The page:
The Grand Forks School Board on Monday, April 26, spent a fair amount of time discussing the possibility of delaying a referendum election planned for June 22, but ultimately opted to move forward and ask voters to approve the $86 million bond and 10-mill increase.
While there seems to be broad public support for the 10-mill levy increase for the school district's building fund, there’s confusion about how the $86 million would be used, several board members said.
“There are a lot of misconceptions, a huge learning curve, and people need to be brought up to speed,” said Jacqueline Hassert. “The problem is hugely complicated, but the solution is simple: we need more money. I’d be in favor of waiting a while if that’s what people want to do.”
“We are concerned about the timeline,” said Superintendent Terry Brenner, noting that military ballots can be accepted May 7.
“There are questions about ESSER funds,” Brenner said. “There’s a lack of clarification on how the funds can be used.” ESSER stands for Elementary and Secondary School Emergency Relief.
He was also unsure, he said, “about whether the superintendent should be out there giving facts” about the referendum.
Board member Bill Palmiscno was not in favor of delaying the referendum.
“We need an answer from the general public,” he said. “If it fails, we may have to pare it down. We need to get out as much information as we can and see what the answer is. We don’t know what the public will say.”
Board member Doug Carpenter said, “I’m of the opinion we need to move forward. We may get an answer we don’t like, or we may get one we do and one we don’t, but at least we’ll have input from the community.”
In an update on the work of the Bond Program Planning Group, Carpenter said members are working on details of construction projects that would be funded by a successful referendum, including $70.5 million to build a new K-8 school on the city’s north side and a new district central kitchen, currently at Valley Middle School, as an addition to the Mark Sanford Education Center on the south side.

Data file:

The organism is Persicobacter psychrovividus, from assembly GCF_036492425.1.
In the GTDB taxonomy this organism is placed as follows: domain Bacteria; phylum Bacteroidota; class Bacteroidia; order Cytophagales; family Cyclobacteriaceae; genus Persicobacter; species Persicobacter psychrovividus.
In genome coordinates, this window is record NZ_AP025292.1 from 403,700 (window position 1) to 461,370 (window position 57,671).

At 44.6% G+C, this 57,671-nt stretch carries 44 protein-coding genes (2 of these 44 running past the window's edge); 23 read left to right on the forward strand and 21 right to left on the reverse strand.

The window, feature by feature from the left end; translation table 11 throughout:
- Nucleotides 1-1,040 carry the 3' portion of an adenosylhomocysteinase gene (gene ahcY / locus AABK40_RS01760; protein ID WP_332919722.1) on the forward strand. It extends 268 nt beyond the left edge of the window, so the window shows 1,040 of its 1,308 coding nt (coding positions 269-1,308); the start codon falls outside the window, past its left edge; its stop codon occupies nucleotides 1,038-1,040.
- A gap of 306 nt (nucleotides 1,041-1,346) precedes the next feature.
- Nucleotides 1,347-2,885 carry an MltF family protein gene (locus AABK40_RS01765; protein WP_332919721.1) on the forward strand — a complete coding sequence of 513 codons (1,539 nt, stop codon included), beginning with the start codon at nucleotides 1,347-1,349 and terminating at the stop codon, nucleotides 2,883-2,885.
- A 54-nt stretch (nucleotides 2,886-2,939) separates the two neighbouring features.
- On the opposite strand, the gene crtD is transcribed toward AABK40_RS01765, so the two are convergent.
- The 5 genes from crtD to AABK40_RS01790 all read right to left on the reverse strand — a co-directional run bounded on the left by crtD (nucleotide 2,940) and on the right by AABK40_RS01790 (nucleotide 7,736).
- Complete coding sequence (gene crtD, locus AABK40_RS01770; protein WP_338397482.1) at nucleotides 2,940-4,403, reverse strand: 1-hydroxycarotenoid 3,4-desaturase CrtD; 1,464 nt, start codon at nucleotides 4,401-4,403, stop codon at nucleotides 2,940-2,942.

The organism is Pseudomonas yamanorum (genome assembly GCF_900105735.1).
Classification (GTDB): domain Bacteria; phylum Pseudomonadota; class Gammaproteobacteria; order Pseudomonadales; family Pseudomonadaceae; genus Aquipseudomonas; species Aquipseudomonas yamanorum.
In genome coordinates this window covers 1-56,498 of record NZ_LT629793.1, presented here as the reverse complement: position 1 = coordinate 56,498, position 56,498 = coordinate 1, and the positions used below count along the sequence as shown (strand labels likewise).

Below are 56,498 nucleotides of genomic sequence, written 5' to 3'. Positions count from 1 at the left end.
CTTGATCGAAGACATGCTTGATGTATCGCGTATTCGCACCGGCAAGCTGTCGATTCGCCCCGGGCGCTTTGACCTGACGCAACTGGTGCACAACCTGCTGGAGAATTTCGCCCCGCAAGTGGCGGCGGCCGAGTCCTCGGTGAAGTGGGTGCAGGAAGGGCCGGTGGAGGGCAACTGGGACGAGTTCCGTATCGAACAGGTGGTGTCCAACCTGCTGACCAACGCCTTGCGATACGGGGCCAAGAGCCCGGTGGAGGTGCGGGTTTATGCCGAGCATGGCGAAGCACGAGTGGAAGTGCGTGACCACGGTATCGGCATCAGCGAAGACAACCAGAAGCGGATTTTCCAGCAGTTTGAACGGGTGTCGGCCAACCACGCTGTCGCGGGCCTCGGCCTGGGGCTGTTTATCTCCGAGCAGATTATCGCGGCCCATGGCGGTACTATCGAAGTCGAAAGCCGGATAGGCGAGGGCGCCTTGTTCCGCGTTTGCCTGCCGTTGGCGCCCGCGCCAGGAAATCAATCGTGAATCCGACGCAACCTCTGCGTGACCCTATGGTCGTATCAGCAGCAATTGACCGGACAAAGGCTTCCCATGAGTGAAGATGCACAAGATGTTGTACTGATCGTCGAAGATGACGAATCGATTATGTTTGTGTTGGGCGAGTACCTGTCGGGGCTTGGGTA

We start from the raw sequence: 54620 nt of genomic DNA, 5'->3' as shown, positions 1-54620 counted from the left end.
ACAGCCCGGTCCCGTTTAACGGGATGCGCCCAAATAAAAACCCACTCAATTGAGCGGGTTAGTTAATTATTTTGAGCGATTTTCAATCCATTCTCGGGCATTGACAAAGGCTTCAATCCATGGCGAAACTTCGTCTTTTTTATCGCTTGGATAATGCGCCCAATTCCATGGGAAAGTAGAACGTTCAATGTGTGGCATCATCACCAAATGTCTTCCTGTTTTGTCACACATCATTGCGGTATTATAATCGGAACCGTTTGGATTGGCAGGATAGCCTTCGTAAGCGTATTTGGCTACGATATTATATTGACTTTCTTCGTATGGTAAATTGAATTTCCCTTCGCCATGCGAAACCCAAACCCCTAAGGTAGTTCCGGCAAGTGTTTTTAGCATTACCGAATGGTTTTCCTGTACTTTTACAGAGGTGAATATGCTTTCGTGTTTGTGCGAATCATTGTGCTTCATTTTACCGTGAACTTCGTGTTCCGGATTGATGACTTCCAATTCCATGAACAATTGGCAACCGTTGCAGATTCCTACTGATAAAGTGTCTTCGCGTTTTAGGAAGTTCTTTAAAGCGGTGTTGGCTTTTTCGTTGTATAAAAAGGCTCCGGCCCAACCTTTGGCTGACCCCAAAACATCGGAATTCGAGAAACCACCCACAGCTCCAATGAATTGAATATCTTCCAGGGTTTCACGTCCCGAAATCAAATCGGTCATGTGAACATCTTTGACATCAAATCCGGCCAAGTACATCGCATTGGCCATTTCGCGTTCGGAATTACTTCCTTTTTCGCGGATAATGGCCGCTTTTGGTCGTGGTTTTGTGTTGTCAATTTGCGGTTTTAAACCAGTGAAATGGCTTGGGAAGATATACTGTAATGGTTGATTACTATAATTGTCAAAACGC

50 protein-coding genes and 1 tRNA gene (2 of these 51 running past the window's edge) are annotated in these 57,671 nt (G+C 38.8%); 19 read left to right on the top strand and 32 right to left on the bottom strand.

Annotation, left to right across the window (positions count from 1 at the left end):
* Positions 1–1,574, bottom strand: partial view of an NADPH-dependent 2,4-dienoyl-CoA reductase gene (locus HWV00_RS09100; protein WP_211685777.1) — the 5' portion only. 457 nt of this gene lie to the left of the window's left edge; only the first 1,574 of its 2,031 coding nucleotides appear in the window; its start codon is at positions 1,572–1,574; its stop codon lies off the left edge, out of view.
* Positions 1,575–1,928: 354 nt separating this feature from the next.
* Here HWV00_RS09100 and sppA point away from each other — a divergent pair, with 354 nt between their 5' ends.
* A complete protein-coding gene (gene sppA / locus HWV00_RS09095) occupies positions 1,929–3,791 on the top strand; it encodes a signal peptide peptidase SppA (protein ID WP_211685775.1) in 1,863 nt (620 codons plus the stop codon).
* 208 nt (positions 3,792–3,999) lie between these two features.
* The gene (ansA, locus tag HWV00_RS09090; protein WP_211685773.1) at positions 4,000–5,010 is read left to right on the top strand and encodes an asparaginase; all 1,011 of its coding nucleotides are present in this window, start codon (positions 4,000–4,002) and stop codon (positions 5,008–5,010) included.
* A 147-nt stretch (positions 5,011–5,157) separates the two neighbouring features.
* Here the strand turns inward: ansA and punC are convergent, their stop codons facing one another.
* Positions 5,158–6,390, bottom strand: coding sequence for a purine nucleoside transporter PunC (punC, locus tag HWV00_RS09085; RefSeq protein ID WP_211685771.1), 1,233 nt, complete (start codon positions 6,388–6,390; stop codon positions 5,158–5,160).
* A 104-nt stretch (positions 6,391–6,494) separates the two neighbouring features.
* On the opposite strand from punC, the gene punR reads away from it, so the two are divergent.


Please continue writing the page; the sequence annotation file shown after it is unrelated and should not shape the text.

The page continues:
The remaining $15.5 million would be used for various building projects and upgrades for safety, security and special education throughout the district.
A document outlining the final list of projects must be submitted to the state’s Department of Public Instruction in May, Carpenter said, noting that the committee intends to bring the list of priority projects for the School Board’s consideration May 10.
The list will not include internal air quality and HVAC projects because “we anticipate they will be covered by ESSER funds,” Carpenter said.
Board member Chris Douthit, who is serving on the board’s K-8 Campus Predesign Committee, provided an update on the committee’s work after its three weekly meetings.
The group is developing “common themes and concepts” for the school – including those related to student pick-up and drop-off, gymnasiums and open spaces within the building – that can be used by the architectural firm that is eventually hired to design the structure.
Douthit said the committee is focused on “making sure it fits in with the (University) park and the houses in the community” and addressing parents’ concerns that elementary and middle school students are kept separate.
The committee will hold a Zoom meeting and bring a report, with visuals, to the School Board at its next regular meeting, May 10.
The committee has met for the past three Tuesdays to determine the general features and function of the proposed school. The new school would combine Valley Middle School and West, Wilder and Winship elementary schools into a single K-8 campus on the site Valley currently occupies.
In other action, the board:
Approved unanimously the appointment of Kelli Tannahill as the next principal at J. Nelson Kelly Elementary School. Tannahill, who has served as principal at Lewis and Clark Elementary School for six years, was among four internal candidates interviewed for the position, Brenner said. He recommended she be employed at a salary of $117,004, effective July 1.
Approved the appointment of Brenda Lewis as assistant superintendent of elementary education for Grand Forks Public Schools. Lewis, director of pre-K-12 curriculum for Montgomery County Public Schools in Maryland, was among two internal and three external candidates interviewed for the position. Brenner recommended that she be employed at a salary of $159,000. Board member Cynthia Shabb cast the sole dissenting vote, noting the pressure that budget reduction measures will have on teachers in the district and that "the administration needs to feel the crunch."